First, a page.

My internship with Hands of Mothers (HOM) in Kigali, Rwanda is sadly coming to a close. The time I spent working with three womens cooperatives over the summer was both challenging and fulfilling. I certainly learned a lot about the challenges facing the women we worked with surrounding empowerment and sustainable income generation in the context of poverty and poor health. Despite these challenges, I found the work fulfilling when our HOM team was able to have a positive impact on the cooperatives through our training sessions and group discussions. While each cooperative still has a long way to go in order to become a self-sustaining, viable business, I am happy to say that each cooperative has made some real progress.
Ejo Hazaza is preparing for the grant for their mushroom project and developing a contingency plan in case they are not awarded the grant. Twiyubake has found new shops to sell their sandals in (including at high-end hotels in Kigali), and they are working to develop new cooperative rules and regulations in order to create an accountability system. In addition, the cooperative members rented a new house in Nyabugogo near the central bus station in Kigali where they make and sell sandals. This place is closer to where the cooperative members live than their old workshop, largely solving their transportation issue. Baho has purchased an additional 50 chickens, and is working with the HOM team to find new clients to sell their eggs to at a higher price. In addition, all three cooperatives have begun to sell their products at the monthly Farmers and Artisans Market in Kigali. While the progress made so far is exciting, more work remains to be done, and I am looking forward to hearing about the trials and successes from my colleagues in the coming months.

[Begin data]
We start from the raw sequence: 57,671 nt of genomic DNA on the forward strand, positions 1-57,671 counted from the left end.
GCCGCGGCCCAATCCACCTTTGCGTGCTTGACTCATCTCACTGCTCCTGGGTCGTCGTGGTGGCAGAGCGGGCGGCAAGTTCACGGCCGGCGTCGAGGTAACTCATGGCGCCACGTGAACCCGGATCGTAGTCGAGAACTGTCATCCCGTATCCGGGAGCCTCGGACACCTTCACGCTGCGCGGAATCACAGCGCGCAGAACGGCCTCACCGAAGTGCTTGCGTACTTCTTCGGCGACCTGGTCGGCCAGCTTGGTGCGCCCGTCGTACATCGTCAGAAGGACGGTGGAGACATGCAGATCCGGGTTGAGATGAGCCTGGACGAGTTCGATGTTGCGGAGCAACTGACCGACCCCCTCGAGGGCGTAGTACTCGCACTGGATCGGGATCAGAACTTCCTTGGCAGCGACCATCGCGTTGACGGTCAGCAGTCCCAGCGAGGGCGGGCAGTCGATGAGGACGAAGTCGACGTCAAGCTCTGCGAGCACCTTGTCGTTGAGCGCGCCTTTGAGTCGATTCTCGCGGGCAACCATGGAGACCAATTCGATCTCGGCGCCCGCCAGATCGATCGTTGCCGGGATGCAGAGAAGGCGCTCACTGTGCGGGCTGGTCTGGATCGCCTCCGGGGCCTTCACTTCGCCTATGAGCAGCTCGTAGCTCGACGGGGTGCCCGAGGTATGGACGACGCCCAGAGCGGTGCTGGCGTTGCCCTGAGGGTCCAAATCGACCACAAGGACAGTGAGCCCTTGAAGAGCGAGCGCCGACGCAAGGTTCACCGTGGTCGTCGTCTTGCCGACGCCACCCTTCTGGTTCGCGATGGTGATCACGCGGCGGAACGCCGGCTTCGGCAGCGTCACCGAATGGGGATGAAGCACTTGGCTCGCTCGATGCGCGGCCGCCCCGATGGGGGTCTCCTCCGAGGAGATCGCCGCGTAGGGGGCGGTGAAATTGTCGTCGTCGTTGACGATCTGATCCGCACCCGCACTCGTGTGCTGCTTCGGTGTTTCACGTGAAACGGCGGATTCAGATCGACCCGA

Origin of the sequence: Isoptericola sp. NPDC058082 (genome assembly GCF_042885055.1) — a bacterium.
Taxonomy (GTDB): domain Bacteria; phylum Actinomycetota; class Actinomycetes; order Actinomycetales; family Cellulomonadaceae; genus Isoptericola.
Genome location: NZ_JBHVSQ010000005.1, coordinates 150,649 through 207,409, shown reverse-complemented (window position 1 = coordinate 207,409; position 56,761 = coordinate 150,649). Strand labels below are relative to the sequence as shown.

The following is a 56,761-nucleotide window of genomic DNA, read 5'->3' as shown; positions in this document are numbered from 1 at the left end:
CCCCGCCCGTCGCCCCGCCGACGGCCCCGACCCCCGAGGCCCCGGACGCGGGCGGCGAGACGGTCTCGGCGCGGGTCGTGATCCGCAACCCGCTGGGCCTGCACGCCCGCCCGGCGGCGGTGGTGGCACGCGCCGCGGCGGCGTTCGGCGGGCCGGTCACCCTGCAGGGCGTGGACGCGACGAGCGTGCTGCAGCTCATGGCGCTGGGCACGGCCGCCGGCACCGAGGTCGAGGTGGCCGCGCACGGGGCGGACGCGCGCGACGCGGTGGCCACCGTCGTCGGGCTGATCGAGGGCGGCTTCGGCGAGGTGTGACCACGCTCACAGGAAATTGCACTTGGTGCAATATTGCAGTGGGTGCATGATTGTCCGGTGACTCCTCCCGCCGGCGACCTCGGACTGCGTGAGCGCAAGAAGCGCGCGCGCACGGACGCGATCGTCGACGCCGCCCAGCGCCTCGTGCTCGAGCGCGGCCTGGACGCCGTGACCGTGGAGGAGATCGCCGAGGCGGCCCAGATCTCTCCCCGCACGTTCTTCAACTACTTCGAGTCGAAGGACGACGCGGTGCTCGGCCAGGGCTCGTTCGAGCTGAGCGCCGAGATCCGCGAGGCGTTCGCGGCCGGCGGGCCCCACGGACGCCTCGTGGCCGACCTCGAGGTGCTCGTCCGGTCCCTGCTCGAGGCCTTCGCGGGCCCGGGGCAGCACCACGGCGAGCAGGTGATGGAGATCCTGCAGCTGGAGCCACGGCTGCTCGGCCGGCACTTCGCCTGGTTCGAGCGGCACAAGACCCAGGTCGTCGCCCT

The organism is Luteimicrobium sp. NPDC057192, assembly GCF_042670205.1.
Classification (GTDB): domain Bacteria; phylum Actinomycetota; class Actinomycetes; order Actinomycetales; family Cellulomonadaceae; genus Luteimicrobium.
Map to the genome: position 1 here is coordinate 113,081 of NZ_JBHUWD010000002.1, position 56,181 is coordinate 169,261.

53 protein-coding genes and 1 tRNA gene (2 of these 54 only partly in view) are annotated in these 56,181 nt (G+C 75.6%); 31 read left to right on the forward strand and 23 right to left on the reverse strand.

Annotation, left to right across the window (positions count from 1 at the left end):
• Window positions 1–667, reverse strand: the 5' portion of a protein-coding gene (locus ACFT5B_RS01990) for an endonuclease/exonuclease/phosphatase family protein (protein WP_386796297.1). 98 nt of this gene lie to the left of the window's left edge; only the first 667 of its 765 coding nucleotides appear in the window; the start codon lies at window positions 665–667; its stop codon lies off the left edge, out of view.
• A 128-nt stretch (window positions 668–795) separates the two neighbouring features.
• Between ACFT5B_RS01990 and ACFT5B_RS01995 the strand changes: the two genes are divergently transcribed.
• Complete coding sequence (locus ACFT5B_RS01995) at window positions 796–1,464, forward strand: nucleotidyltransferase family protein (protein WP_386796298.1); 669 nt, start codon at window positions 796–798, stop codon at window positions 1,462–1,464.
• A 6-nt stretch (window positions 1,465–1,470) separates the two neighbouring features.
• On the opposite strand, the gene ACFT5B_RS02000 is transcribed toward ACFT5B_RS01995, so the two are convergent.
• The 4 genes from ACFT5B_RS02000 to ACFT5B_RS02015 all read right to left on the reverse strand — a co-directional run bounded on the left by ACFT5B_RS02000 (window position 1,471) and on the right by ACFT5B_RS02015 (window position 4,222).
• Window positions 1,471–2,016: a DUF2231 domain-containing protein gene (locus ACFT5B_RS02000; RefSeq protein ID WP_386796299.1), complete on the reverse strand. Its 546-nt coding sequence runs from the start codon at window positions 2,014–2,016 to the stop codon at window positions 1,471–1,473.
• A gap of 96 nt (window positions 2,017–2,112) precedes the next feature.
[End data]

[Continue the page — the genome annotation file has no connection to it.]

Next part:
At my final team meeting we discussed priorities going forward. The HOM team is going to meet with each cooperatives’ leadership team to discuss accountability, organization, and management with a focus on lessons learned thus far and opportunities to improve in the future. In addition, we discussed the idea that each cooperative could purchase a cooperative bus card that members can use when they go out to find new clients or to sell products at a market (money surrounding transportation continues to be an issue). We also talked about the possibility for each cooperative to purchase a cooperative cell phone so clients can easily contact the cooperative for sales. The HOM team is also going to continue its focus on capacity building through trainings and workshops, with a focus on remaining challenges such as adequate record keeping, financial management, and profit/loss statements, in addition to helping each cooperative find more customers for their products.
My goodbye to the HOM team and the women we work with is going to be very difficult. I truly enjoyed my internship, and I’m not quite ready for the experience to be over just yet. Apart from my work, I’m going to miss the friends that I’ve made and the ease of life in Kigali. I feel very thankful to have had this wonderful opportunity, and I hope that one day I will come back to Rwanda.